3. The study of wisdom, and the practice of piety, are the best securities against evil company and all its snares. The love of reading and study is very useful to all, especially to young minds, particularly when it is attended with a suitable disposition to receive and obey useful instructions. It will keep them from those that speak froward things, that would corrupt their minds, argue or laugh

them out of good principles, dispositions, and resolutions; from men that rejoice to do mischief, and take pleasure in the destruction of their fellow creatures. It will also keep them from the company of bad women, which is more dangerous still, for they have various charms and artifices to allure; and yet their abandoned characters ought, one would think, to deter every person from coming near them. If such should ever tempt young persons, let them remember those awful words, none that go unto her return again; it is a thousand to one that they are never recovered; for whoremongers and adulterers God will judge. Finally, wisdom will incline them to walk with the righteous, in the ways of good men; to choose them for their friends and companions, to hearken to their advice, and follow their example; men, whose lives are honourable, whose end is peace, and whose glory will be eternal. Stand therefore in the paths of wisdom and piety; ask for the good old way, and walk therein, and ye shall find rest to your souls.


Solomon goes on to recommend the study of wisdom, by the many benefits it brings; and cautions us against those things which are inconsistent with it.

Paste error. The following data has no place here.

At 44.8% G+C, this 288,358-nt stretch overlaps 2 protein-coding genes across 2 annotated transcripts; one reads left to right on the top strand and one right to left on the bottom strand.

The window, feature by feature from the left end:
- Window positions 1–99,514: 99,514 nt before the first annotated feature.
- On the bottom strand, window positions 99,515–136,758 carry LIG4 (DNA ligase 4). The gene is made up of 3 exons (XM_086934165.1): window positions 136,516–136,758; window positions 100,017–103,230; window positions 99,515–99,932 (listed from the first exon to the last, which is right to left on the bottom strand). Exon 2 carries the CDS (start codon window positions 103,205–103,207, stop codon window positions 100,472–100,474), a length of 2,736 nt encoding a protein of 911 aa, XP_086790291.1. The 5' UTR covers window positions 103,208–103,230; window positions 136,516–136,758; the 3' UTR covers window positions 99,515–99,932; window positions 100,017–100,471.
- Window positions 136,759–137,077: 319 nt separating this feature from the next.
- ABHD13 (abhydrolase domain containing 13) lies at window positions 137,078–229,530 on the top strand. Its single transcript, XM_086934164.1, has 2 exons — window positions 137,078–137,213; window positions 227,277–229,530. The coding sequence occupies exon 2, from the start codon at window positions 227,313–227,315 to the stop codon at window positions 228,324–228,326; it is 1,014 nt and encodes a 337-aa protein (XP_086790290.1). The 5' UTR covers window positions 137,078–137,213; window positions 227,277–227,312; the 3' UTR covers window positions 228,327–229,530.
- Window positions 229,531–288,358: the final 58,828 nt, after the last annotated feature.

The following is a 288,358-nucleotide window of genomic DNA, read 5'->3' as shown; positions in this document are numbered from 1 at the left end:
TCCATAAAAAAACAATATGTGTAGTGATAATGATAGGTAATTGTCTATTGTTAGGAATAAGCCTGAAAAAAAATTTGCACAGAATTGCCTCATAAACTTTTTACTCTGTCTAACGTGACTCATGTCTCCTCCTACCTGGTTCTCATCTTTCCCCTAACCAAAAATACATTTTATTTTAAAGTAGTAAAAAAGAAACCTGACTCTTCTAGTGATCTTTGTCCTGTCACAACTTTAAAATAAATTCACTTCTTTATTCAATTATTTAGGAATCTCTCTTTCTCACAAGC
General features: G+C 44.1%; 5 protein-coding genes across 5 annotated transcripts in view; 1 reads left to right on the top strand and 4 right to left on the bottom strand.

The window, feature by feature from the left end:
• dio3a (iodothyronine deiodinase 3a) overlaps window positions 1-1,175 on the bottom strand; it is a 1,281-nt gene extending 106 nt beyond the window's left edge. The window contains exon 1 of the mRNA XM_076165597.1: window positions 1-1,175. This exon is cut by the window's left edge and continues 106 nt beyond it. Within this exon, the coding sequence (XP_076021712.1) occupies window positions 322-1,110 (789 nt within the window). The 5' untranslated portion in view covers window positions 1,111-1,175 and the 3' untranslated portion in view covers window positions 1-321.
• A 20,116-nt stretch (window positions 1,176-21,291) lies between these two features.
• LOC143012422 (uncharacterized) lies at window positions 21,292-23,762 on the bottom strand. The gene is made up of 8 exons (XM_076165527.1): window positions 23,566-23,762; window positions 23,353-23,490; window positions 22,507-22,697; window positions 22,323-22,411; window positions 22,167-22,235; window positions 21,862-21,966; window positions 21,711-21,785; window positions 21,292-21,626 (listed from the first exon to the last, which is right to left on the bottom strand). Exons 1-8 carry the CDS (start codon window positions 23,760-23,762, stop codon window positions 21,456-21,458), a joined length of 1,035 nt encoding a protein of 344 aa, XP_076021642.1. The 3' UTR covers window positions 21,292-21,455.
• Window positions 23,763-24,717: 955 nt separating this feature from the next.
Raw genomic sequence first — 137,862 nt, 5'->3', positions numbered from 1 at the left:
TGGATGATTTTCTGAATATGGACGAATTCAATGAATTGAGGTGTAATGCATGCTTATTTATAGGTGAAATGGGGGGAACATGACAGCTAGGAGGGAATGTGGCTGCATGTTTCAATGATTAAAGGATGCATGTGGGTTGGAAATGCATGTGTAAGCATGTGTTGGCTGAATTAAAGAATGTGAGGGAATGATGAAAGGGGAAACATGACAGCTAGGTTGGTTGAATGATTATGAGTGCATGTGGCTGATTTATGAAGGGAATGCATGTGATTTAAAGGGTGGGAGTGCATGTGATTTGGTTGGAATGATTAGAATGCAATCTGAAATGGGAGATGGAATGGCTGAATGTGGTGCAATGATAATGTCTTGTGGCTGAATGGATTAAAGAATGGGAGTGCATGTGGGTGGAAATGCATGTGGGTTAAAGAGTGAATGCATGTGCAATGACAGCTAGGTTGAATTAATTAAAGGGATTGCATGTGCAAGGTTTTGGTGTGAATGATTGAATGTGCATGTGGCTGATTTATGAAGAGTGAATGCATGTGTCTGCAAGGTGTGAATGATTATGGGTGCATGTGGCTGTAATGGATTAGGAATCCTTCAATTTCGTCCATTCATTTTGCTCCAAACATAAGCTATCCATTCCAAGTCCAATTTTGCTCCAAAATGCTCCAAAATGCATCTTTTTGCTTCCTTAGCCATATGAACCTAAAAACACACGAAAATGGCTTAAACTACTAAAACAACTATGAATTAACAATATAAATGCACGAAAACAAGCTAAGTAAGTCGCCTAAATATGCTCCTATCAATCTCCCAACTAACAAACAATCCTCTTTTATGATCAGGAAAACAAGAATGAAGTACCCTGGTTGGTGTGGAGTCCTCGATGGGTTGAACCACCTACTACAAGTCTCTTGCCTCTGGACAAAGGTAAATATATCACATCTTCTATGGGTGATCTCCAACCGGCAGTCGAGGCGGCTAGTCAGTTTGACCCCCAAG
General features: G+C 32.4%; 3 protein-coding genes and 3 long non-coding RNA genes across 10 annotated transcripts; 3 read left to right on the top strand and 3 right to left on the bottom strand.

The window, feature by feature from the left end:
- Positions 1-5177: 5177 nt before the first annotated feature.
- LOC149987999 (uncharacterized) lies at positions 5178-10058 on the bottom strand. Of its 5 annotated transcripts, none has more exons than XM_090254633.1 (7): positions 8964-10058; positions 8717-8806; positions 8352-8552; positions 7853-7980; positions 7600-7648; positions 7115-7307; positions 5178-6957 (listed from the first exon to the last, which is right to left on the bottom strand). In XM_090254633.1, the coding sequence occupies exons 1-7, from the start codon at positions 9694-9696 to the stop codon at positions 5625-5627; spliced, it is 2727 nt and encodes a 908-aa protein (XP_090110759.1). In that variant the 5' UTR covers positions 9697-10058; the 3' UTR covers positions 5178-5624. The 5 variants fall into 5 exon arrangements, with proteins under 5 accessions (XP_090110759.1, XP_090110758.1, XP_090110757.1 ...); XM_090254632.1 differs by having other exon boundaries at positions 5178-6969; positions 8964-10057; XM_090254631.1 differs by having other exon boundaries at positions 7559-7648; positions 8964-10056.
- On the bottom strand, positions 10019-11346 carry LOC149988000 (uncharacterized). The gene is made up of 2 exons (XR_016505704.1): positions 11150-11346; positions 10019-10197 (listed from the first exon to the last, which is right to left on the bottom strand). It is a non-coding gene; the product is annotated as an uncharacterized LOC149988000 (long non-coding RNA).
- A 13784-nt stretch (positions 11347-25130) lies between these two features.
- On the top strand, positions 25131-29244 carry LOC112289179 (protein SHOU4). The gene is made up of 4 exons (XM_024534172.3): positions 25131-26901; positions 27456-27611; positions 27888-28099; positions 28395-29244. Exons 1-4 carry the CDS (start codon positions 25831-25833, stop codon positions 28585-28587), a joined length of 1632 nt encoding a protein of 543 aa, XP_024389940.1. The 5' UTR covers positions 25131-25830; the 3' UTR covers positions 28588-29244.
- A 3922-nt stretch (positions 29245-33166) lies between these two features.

¿My me emy commandments: For length of

Y son, let me again entreat thee, forget not my law but

days, and long life, and peace, shall they add to thee; a long, 3 healthful, and prosperous life. Let not mercy and truth forsake thee, but practise these duties: bind them as ornaments about thy neck; write them upon the table of thine heart; keep them in 4 perpetual remembrance: So shalt thou find favour and good understanding in the sight of God and man; when persons are governed by integrity, they generally find that a good interpreta5 tion is put upon their actions. Trust in the LORD with all thine heart; and lean not unto thine own understanding, that is, to thine own wisdom and skill, as if that were sufficient for thy direc 6 tion and prosperity. In all thy ways,in all thy undertakings, public and private, daily and solemnly, acknowledge him, and he shall direct thy paths, and protect and prosper thee in them. Be not wise in thine own eyes, to the neglect of the rule now given: fear 8 the LORD, and depart from evil. It shall be health to thy navel, or, as some render it, to thy flesh, and marrow to thy bones; it is 9 the way to obtain health of body and cheerfulness of mind. Honour the LORD with thy substance, and with the first fruits of all thine 10 increase; with thy tythes, offerings, and first fruits. So shall thy barns be filled with plenty, and thy presses shall burst out with 11 new wine. My son, despise not the chastening of the LORD, as if it was not worth regarding; neither be weary of his correction; afflictions are sent for some good end; they are very beneficial, and tokens of God's love, therefore be patient under them.